People Are Leaving the Church – Part Nine

The second view of the church by those leaving it or not bothering to consider attending it is that it is nothing more than a political and/or social action committee. Social action issues dominate the agenda and are the prime responsibility of these churches. The political process fascinates the leaders of these churches. They are often actively involved in supporting or fighting hot political issues. But, in a place that is suppose to foster relationships, they often divide people by the approach that they take.

People, the masses of people who are hungry for meaning and purpose, want spiritual growth. But these churches are feeding them a steady, force-fed diet of social issues and actions. Take a look at this list of church priorities gleaned from recent magazine articles:

  • a response to racism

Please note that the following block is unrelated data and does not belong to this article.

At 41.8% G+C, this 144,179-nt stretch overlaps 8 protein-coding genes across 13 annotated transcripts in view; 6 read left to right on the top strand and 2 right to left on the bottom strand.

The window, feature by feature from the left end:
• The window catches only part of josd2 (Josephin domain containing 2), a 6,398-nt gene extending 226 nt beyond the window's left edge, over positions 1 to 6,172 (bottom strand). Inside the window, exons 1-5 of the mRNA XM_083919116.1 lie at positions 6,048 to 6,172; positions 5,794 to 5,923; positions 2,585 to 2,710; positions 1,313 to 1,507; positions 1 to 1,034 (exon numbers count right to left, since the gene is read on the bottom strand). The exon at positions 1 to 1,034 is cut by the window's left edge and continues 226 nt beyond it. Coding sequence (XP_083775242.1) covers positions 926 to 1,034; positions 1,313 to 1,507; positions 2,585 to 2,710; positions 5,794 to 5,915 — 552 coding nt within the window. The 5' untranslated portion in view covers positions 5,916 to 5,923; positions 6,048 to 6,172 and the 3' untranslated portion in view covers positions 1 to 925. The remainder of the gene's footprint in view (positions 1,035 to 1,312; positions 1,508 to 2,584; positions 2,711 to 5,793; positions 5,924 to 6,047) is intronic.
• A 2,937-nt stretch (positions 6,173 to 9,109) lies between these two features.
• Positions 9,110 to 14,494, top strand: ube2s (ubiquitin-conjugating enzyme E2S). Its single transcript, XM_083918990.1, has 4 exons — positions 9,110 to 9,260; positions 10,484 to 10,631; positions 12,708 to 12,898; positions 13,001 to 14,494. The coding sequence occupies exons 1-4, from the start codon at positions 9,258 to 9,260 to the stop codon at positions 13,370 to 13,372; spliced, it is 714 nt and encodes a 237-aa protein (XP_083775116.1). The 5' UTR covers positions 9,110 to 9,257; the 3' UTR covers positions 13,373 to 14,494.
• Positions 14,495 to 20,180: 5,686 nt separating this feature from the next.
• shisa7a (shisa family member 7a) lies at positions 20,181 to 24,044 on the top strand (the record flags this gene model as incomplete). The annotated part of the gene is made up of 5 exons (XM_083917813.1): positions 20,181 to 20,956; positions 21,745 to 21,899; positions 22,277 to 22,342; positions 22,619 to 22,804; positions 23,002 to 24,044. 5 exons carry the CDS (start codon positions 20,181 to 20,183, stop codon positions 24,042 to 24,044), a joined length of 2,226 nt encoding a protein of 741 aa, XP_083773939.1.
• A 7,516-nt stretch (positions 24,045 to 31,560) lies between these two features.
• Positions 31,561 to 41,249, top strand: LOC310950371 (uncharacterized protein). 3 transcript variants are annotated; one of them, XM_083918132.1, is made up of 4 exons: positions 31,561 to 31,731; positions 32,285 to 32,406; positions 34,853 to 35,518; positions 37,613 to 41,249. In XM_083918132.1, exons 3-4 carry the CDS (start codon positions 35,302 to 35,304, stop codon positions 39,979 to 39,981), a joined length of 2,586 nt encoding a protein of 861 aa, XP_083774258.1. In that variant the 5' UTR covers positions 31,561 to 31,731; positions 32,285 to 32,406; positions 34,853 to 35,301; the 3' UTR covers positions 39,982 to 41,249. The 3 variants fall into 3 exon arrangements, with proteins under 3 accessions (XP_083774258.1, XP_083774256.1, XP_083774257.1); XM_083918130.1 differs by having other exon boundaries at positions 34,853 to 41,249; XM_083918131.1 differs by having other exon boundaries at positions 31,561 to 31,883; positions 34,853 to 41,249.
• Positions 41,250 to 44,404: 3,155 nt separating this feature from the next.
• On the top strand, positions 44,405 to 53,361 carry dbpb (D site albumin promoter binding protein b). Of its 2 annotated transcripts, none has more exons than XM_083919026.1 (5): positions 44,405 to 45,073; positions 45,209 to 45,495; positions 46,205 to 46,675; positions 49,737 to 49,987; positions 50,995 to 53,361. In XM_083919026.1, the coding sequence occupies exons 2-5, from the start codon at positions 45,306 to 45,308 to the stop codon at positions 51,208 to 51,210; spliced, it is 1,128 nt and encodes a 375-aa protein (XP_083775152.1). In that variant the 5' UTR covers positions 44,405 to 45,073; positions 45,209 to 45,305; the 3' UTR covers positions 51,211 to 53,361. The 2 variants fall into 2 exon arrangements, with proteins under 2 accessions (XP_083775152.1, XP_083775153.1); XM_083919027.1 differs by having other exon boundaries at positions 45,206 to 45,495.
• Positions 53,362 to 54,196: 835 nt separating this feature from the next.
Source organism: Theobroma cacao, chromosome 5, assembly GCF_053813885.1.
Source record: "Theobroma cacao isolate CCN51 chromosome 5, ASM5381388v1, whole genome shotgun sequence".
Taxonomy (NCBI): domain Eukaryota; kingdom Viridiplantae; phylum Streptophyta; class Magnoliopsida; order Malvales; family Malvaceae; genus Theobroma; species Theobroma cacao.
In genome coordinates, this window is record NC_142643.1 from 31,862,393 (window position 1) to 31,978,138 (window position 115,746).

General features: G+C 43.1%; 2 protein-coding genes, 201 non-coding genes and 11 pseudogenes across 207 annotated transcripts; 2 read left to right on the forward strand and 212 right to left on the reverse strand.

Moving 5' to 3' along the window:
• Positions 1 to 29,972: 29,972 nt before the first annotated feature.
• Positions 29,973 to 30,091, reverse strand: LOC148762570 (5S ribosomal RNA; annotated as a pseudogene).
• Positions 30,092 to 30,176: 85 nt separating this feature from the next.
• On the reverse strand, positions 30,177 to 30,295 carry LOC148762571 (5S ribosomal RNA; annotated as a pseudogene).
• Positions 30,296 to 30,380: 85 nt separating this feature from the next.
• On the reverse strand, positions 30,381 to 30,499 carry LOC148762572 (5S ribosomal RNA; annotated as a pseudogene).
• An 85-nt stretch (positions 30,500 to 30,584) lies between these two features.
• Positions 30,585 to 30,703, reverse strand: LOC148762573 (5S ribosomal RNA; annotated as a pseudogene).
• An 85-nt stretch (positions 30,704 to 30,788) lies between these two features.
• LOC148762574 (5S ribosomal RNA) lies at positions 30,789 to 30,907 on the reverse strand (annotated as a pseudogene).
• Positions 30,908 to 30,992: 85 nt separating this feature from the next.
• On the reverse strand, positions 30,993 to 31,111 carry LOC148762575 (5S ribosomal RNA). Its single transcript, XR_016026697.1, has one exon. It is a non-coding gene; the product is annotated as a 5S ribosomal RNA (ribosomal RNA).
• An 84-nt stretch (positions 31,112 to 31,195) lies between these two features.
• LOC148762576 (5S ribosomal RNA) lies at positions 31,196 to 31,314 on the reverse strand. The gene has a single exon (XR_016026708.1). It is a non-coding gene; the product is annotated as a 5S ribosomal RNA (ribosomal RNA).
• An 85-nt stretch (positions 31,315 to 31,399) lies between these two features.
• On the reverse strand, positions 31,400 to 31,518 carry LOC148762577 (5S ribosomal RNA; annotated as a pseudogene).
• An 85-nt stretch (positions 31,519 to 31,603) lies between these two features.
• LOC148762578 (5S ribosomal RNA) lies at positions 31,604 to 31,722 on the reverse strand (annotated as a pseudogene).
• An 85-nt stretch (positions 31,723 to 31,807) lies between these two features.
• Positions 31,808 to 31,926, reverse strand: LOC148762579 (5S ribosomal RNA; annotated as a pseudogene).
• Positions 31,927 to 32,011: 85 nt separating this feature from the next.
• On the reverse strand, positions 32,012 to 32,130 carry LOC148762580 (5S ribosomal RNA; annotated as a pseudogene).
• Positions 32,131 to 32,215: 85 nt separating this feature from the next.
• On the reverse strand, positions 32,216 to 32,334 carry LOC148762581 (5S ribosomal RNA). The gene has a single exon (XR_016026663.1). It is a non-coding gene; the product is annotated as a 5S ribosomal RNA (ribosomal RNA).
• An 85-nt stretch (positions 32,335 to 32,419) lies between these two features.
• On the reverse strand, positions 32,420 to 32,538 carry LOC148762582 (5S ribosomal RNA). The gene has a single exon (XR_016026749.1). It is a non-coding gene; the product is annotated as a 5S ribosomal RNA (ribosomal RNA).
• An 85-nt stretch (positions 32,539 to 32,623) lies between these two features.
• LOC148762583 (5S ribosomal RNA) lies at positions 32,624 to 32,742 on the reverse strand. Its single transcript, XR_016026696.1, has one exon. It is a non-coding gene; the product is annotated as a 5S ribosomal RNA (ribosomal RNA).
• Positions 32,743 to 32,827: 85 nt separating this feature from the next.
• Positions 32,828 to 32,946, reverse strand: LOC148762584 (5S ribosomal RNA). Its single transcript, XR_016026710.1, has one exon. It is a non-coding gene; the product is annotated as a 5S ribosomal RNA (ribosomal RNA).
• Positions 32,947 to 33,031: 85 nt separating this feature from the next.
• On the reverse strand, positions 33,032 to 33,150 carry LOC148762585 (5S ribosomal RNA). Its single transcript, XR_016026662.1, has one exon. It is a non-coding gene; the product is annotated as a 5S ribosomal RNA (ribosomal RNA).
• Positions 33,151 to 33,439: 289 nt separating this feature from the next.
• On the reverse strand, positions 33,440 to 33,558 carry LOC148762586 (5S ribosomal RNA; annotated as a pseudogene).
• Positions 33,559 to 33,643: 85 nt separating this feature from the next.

• becoming more multicultural
  • same-sex unions
  • ordination of gays and lesbians
  • sexuality studies
  • poor and vulnerable populations
  • child feeding programs in schools
  • needs of elderly people
  • church-wide evangelism strategy
  • advocacy for people living in poverty
  • world hunger
  • refugee resettlement programs
  • protecting civil liberties of all people
  • Israel and Palestine
  • international debt relief
  • HIV/AIDS
  • legalized gambling
  • social statement of the conditions of prisons
  • war and peace

Of course, these issues and others are important. I am not saying that churches should never be involved in addressing some of the world’s most pressing issues and problems. In fact, encouraging people to talk about issues like these can be a healthy, effective way to engage people and stay relevant. But, if these things are the main priority, then they are supplanting the need to let people experience God and grow closer to each other.

Churches should draw people together – not draw lines in the sand. It should bring people of many opposing viewpoints together so that they become lasting, supportive friends in the Name of Jesus.

Again, let’s ed with a reminder from Scripture: Jesus said, “My Kingdom is not of this world.” (John 18:36)

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